Beatrix Farrand

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Beatrix Jones Farrand (1872-1959) was a US landscape architect. Clients such as Harkness and Rockefeller commissioned her to design the gardens at their estates and country homes. One of the founding eleven members of the American Society of Landscape Architects, she had an important influence on the profession in the U.S. Her use of garden "rooms" or defined areas, which transition sharply from one to the next has become a hallmark of modern landscape architecture. Extant Farrand gardens are the Bliss family's Dumbarton Oaks in Washington, D.C., the Harkness summer home Eolia in Waterford, Connecticut and the Rockefeller's estate The Eyrie in Seal Harbor, Maine. Her papers are archived at the University of California, Berkeley and Harvard. Born into a prominent New York family, she married the famous Yale historian Max Farrand in 1913. She was the niece of Edith Wharton. Farrand's main teacher was Charles Sprague Sargent of the Harvard Arboretum.

Beatrix Farrand was the only woman of the eleven founders of the American Society of Landscape Architects. She was born in 1872 in New York City, Farrand spent a lot of her time in Bar Harbor, Maine at her families Reef Point home. Farrand was an avid gardener in her younger days, and became interested in design and planning after experimenting with different sites at their Reef Point home. At a time when gardening was an acceptable practice, she regarded herself as a "landscape gardener," rather than a landscape architect. Her family was well known socially, including her aunt Edith Wharton, whom would introduce Beatrix to many prominent figures of the time.

At age twenty Farrand was introduced to Charles Sprague Sargent, professor of horticulture at the Bussey Institute of Harvard, and also the founding director of the Arnold Arboretum. Farrand moved to Brookline, Massachusetts where she lived in Sargents home and studied landscape gardening, botany, and land planning. She also learned drafting to scale, elevation rendering, and surveying and engineering at Columbia School of Mines under the direction of Professor William Ware.

Farrand drew influence in her design form her travels throughout Europe where she visited more than 20 notable designs. She was also inspired by Italian, Chinese and other landscape traditions, and often instilled these traditions in her designs. She became influenced in using native plant species from her meeting with Gertrude Jekyll. Jekyll's book Some English Gardens emphasized the importance and value of nature.

She began practicing landscape architecture at the age of 25 from the upper floor of her mothers brownstone home on East Eleventh Street in New York. Her first design were residential gardens for neighboring Bar Harbor residents. With the help her mother and aunts social connections she was introduced, and later designed for J.P. Morgan, John D. Rockefeller, and Theodore Roosevelt.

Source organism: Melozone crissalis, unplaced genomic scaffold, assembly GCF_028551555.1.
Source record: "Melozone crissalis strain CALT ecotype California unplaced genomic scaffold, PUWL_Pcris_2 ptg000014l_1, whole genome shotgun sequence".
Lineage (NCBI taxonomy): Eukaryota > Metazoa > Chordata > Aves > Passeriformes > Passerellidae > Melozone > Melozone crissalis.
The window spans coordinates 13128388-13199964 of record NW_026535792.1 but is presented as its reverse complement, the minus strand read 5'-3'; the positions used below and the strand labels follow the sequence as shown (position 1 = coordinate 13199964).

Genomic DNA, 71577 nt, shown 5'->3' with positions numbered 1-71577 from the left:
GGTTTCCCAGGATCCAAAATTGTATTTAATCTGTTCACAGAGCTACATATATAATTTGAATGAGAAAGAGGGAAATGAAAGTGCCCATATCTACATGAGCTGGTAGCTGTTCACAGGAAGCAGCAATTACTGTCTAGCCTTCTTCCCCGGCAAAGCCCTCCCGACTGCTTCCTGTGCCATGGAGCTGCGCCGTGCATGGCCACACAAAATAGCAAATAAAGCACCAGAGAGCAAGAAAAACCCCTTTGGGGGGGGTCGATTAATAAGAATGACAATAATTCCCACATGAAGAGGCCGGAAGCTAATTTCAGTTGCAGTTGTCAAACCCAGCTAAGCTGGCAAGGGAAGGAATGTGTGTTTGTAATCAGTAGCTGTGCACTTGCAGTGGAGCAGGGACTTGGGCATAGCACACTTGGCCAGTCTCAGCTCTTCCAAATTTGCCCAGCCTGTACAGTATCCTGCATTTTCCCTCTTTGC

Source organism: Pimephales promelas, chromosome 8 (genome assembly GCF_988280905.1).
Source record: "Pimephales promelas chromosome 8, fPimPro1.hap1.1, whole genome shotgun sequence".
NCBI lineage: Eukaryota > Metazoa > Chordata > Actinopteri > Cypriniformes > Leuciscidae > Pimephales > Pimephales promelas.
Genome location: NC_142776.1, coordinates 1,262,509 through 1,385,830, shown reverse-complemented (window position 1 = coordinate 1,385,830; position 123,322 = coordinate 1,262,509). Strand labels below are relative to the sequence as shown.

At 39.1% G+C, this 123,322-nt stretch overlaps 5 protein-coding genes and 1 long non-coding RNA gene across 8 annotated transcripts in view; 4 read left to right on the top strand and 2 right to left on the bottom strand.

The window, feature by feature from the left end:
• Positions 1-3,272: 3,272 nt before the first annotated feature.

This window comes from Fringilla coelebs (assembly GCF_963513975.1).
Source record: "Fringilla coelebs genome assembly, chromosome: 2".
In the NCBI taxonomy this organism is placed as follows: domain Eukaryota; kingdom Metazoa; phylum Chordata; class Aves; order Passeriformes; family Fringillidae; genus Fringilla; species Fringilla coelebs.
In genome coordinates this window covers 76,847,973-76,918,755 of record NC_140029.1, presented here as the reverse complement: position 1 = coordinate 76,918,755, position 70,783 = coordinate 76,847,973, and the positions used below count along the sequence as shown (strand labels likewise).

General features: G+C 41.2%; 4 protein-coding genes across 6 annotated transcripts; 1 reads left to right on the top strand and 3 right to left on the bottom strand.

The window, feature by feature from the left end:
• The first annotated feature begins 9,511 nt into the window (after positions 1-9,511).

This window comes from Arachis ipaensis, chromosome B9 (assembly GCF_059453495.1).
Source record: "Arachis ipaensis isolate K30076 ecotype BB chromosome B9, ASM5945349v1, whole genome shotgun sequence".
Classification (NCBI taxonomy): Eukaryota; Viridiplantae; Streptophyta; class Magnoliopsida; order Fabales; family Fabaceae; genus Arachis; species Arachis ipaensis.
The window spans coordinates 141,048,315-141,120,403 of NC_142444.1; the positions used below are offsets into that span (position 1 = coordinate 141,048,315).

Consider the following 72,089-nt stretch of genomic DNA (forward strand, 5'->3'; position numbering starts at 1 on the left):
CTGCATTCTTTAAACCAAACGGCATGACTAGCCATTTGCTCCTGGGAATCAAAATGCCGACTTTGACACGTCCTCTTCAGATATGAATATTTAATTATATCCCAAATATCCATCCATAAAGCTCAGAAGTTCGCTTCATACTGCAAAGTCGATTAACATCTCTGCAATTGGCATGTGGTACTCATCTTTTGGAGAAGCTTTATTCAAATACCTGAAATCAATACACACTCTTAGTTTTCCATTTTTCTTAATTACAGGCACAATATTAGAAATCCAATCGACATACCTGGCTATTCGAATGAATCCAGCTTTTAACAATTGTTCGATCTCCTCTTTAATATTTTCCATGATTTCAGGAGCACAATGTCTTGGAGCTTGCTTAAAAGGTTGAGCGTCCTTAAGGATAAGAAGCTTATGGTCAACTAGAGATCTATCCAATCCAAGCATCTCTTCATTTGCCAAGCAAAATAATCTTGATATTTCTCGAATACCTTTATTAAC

Her most notable works was at the Dumbarton Oaks estate in Washington D.C. for Mildred and Robert Woods Bliss. Her design was inspired by her European venture and Arts and Craft idiom and consisted of terraced gardens, steep slopes, and a connection between the built and natural environments. Dumbarton Oaks is often viewed as one of the best American neoclassicist garden.

Farrand also design the Eyrie Garden for Abby Aldrich Rockefeller at Seal Harbor, Maine, which drew inspiration from Chinese design. John D. Rockefeller sought out Farrand to design planting plans for carriage roads at Acadia National Park on Mount Desert Island, Maine, which was funded by him. This was at the dawn of the automobile, and she applied principles learned from Fredrick Law Olmsted's drives at Biltmore and the Arnold Arboretum.

Princeton's first consulting landscape architect was Farrand, where she worked from 1912 to 1943. She later went on to improve a dozen other campuses; among those were Yale and the University of Chicago. Her campus design was based on three concepts; plants that bloomed throughout the academic year, emphasizing architecture as well as hiding flaws, and using upright and climbing plants so that the small spaces between buildings would not reduce in scale. At the White House, she assisted in planting plans and designed the Huntington in California. The Santa Barbara Botanical Gardens in California was also a project of Farrands.

Farrand believed in using native plant materials to make a conjunction between the natural and designed landscape. An impressionistic view was used in her designs; the landscape was her canvas and plants were her palette. As new buildings are constructed at Princeton, architects are often referred to Farrand's papers, which are archived at the University of California, Berkeley and Harvard.

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